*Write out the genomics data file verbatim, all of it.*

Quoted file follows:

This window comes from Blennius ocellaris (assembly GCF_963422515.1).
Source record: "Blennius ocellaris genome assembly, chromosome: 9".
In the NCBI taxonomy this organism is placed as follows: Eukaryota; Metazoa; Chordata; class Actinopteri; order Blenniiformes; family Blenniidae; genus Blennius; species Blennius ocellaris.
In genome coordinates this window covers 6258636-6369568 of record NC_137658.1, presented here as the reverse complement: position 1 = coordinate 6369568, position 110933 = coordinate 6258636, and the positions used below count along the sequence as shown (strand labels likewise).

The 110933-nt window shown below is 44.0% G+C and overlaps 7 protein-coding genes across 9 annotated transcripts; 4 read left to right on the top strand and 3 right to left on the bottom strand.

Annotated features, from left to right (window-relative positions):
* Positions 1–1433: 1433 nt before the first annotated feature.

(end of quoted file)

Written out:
This window comes from Blennius ocellaris (assembly GCF_963422515.1).
Source record: "Blennius ocellaris genome assembly, chromosome: 9".
In the NCBI taxonomy this organism is placed as follows: Eukaryota; Metazoa; Chordata; class Actinopteri; order Blenniiformes; family Blenniidae; genus Blennius; species Blennius ocellaris.
In genome coordinates this window covers 6258636-6369568 of record NC_137658.1, presented here as the reverse complement: position 1 = coordinate 6369568, position 110933 = coordinate 6258636, and the positions used below count along the sequence as shown (strand labels likewise).

The 110933-nt window shown below is 44.0% G+C and overlaps 7 protein-coding genes across 9 annotated transcripts; 4 read left to right on the top strand and 3 right to left on the bottom strand.

Annotated features, from left to right (window-relative positions):
* Positions 1–1433: 1433 nt before the first annotated feature.